Break out the rakes, pile up the dead tree branches, uproot the dead bushes and trim the yards. That's what the Sunnyside City Council is asking residents to do throughout the month of May.
The city council is giving Sunnyside residents ample time to help clean up their properties in accordance with the city's cleanup ordinance during the month. Residents will be given through the end of the month to cleanup and maintain their properties before the city begins handing out warnings and citations beginning in June.
When looking back at how the cleanup ordinance was enforced last year, council members decided to make a few changes, one of which included pushing back the time before warnings would be handed out. Councilman Tony Riffle said the city wanted to give residents more time to cleanup their yards this year. Instead of making people rush to get their properties in compliance. The council felt that a one month period of time would be the best solution.
When reviewing how the ordinance worked last year, council members noted that the ordinance helped make the city look better and was something that the community could be proud of.
So to get more involved this year the council is also lending a helping hand in the cleanup process. Riffle said that Sunnyside residents can call City Hall and request that the city dump truck be placed near their home so big materials including tree branches and any other things that could be considered garbage can be disposed of properly.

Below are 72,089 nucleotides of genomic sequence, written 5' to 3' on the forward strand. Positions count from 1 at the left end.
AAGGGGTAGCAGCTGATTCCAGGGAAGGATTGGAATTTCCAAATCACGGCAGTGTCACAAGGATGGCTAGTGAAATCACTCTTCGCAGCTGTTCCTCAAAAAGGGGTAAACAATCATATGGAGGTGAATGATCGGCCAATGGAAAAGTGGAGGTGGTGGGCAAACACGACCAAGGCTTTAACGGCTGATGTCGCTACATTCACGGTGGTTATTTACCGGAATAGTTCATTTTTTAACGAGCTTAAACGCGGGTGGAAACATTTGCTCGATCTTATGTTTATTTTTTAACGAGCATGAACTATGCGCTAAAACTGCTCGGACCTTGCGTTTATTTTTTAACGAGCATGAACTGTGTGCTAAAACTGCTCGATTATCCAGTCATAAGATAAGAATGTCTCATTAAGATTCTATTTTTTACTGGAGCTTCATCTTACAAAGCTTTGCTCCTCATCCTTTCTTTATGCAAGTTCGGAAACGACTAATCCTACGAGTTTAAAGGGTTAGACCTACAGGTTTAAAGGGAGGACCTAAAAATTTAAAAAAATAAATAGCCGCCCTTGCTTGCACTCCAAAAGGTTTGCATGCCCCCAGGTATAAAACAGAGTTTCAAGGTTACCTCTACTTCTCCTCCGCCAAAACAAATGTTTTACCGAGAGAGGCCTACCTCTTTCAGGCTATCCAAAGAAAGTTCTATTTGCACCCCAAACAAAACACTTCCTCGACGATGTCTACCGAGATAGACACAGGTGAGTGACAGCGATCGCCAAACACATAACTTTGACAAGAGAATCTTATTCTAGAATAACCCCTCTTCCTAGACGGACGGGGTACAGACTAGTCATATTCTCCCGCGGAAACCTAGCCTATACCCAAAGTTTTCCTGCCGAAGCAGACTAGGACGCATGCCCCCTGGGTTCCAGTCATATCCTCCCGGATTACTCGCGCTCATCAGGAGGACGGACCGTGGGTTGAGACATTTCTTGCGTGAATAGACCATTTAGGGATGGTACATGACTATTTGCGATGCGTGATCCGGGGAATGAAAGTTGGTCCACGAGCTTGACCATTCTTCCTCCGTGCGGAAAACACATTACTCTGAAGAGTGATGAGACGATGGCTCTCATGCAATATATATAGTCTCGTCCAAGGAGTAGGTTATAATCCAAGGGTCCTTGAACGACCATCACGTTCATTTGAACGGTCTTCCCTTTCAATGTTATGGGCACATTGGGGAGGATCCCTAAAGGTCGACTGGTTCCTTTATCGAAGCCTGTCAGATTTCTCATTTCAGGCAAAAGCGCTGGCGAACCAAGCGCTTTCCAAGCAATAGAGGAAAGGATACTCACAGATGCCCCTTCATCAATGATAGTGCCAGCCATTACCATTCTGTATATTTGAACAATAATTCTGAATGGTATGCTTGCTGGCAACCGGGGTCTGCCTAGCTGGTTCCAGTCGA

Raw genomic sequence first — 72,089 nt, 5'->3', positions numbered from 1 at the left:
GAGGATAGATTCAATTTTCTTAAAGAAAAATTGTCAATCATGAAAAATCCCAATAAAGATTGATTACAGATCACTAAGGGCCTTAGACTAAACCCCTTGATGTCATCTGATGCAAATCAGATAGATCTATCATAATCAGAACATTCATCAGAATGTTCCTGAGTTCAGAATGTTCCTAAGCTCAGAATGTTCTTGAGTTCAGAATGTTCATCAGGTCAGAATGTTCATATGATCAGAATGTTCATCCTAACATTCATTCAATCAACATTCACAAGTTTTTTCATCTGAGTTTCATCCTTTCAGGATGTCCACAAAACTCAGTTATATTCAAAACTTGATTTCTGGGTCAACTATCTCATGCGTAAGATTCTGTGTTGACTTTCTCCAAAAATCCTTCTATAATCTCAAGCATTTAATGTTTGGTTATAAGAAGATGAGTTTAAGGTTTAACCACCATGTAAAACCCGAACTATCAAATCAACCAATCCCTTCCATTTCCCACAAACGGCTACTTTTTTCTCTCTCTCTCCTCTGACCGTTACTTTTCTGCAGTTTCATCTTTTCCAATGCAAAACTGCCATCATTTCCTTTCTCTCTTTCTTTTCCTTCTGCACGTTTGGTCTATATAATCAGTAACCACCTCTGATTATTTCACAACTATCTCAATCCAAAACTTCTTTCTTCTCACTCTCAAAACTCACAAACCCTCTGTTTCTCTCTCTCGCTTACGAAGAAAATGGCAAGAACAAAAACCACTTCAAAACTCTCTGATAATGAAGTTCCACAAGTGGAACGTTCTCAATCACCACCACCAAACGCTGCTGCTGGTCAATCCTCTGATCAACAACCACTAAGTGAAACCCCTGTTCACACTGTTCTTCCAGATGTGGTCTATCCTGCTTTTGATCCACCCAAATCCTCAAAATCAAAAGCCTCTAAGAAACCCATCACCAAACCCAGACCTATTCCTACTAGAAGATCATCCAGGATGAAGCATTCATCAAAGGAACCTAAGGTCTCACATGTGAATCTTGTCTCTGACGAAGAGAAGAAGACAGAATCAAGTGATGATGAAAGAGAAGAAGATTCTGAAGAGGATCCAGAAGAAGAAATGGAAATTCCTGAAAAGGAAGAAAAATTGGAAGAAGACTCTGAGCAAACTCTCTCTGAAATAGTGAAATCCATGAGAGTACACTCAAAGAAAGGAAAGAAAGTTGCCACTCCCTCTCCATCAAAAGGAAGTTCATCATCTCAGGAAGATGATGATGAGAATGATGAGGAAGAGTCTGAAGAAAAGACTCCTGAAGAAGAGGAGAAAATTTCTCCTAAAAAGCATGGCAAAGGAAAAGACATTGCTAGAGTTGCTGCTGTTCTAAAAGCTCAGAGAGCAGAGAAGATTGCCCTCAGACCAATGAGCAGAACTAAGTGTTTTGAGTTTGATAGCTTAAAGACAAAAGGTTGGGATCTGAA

"By doing this we can help residents clean up their properties and get rid of everything they need to now," Riffle said before the warnings and citations are handed out by the city.
While homeowners throughout the city will be dealing with different situations such as trimming trees or cutting down large amounts of weeds, there is at least one pest that has become a part of the equation. The purple sprouting weed, known as Morning Glory, can be seen around much of the vegetation along the roadsides in Sunnyside and throughout Carbon County. It is a tough type of weed that can be hard to permanently remove from a yard, requiring a lot of weed killer treatment and constant trimming. It can take a year or two before all of the Morning Glory weeds are killed, according to lawn care magazines and experts.
Despite the cleanup work ahead for residents in the city, Riffle said many have been doing very well in taking care of their yards. Since the cleanup ordinance has been in effect, citations have been declining over the past few years.
"A few years ago people were getting a lot of citations for not cleaning up, but in recent years residents have been doing a much better job in following the ordinance," Riffle said.
Starting in June, the city will begin monitoring the area to see if residents are in compliance with the ordinance. Those not in compliance would be issued a warning by the city giving them a period of time to clean up. If a resident is not in compliance at the end of the warning period, a citation would then be issued.
With the weather bringing in more rain than usual in the area, Riffle said he is confident that residents will take care of any weed problems through the rest of the spring and into the summer.
Residents are allowed to have the dump truck placed near their home for free one time. After the one free load allowed by the city, a $40 charge would be applied for any additional load.